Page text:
The uses of ATAR

In the last few weeks, the Australian Tertiary Admission Rank (ATAR) has come under renewed criticism. A paper from the Mitchell Institute started this, and Swinburne University VC Linda Kristjanson followed up with an op-ed on one of their alternative entry systems.

These critiques have a history. More than 20 years ago, then education minister Amanda Vanstone gave a speech attacking the ‘tyranny of the TER’, an ATAR predecessor called the Tertiary Entrance Rank. ATAR’s decline has long been championed. But despite what the Mitchell paper suggests, ATAR is still used in the vast majority of school leaver university admissions (Mitchell’s numbers are due more to the rise of other academic results, such as past higher or vocational education, than non-ATAR school leaver admissions, although these are also increasing).

Some form of ranked school results has been used for university admissions since the 1960s. Previously it was enough to ‘matriculate’ (complete Year 12), but demand for higher education was exceeding the places available, and so school results were used to allocate places to applicants. But this history shows that there is an alternative – admit everyone who meets some basic threshold, and then cull them. University policy reviews from the 1950s and 1960s report fail rates that are very high by today’s standards.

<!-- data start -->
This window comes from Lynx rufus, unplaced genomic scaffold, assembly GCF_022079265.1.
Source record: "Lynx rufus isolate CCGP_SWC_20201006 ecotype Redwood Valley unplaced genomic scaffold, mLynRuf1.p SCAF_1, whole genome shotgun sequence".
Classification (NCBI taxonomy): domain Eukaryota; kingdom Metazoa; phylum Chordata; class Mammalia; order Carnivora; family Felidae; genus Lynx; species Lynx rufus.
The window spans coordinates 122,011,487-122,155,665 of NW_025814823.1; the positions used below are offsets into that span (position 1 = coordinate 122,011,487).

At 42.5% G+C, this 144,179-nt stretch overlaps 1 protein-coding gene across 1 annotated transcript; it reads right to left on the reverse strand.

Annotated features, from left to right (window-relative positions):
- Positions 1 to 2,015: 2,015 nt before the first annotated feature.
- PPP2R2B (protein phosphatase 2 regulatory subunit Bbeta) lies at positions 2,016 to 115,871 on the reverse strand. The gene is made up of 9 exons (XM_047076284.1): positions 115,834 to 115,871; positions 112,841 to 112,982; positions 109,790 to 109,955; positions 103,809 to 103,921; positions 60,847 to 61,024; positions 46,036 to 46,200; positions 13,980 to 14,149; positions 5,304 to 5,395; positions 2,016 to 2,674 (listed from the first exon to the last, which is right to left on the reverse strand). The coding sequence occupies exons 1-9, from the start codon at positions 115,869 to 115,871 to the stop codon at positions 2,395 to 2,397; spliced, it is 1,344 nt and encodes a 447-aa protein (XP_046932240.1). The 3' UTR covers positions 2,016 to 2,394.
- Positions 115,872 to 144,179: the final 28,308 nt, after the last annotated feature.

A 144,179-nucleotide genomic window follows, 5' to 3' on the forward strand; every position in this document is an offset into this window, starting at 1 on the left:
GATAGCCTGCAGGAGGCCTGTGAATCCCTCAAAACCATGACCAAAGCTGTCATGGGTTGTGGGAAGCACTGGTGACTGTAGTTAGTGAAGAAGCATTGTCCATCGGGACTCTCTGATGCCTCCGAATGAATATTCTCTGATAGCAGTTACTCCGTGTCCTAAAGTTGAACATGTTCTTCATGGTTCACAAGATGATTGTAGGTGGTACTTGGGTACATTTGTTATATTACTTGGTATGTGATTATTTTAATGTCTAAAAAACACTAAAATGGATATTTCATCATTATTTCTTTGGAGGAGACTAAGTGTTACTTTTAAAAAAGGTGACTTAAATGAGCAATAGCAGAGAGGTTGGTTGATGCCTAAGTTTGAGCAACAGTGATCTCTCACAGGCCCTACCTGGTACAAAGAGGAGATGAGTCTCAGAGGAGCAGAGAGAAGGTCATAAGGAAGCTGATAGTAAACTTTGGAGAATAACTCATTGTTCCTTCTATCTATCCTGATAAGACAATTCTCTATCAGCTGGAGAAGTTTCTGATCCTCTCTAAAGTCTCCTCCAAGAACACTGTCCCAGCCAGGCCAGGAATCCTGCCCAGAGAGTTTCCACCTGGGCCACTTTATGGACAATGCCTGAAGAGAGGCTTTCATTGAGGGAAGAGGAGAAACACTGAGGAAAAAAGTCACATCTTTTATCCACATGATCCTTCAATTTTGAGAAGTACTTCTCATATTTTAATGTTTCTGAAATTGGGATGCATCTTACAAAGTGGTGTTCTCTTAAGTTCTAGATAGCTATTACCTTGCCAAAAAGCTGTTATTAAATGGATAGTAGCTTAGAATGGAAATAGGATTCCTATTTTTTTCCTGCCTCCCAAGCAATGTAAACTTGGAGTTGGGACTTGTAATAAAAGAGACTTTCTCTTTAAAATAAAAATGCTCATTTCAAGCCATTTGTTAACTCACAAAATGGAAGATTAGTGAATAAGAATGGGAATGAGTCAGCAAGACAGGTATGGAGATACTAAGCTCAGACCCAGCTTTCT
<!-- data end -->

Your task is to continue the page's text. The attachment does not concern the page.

There is something to be said for this admit-and-attrit approach to selection – let applicants try university and see how they do. It avoids proxies based on an imperfectly-analogous environment such as school, or admissions tests that can potentially be gamed or only measure some attributes needed for success at university. To a substantial extent, as a forthcoming Grattan report will show, trial-and-error selection after enrolment is still a major way of deciding who gets a longer-term university place.

But issues of fairness, efficiency, and student protection work in favour of retaining an active role for universities in selecting students.